Even after a restaurant worker tests positive in one of your locations, there is no mandate to have your other employees tested. That decision should be left up to the individual employee and their physician.
COVID-19 Exposure Outside the Restaurant Setting
If one of your employees has had close contact with someone outside of work who has tested positive or is symptomatic, they should follow the same protocol for exposure. They should self-quarantine for 14 days and monitor for symptoms.
If the employee has had indirect contact (e.g., their roommate’s brother tested positive), then no quarantine or work restrictions are necessary.
Having good records can really save your bacon if a restaurant worker tests positive. Make sure your scheduling records are up-to-date, correct, and easily accessible. Make sure you make a detailed record of the dates/times of when you were notified that an employee tested positive.
Team scheduling can help to minimize risk and exposure. By keeping teams separate and distinct, you may be able to minimize the disruption to your business. It’s challenging, but potentially worth it because it provides a clearer path to keeping your business open.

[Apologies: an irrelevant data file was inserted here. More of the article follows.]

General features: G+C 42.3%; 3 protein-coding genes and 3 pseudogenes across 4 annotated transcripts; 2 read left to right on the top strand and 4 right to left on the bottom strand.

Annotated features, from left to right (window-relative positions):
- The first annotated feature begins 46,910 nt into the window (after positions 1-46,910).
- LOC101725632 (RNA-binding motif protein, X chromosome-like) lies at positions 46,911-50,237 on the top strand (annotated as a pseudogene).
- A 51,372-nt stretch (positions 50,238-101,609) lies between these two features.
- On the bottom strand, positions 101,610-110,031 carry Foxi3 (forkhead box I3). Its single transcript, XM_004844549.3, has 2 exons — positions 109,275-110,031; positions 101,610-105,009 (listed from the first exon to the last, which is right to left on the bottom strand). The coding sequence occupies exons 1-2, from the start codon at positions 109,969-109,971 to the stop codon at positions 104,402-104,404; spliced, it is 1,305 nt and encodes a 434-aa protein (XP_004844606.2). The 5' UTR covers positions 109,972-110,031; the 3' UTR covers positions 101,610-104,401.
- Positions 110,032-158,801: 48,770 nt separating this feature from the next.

Document all your notification processes for other employees. The Health Department may request this information as well.
Do a Deep Clean
Although there are no specific guidelines about cleaning procedures after a restaurant worker test positive for COVID-19, there are some best practices. These can be best summed up by saying: Clean Everything.
This means that you may need to go above and beyond your normal cleaning and maintenance routines. It begins by using an EPA-approved cleaning product or solution.
Start with any equipment or stations where the infected employee had direct contact. This includes surfaces such as counters and flooring.
Wash what you can in your commercial dishwasher with the appropriate, manufacturer-approved chemicals and soap.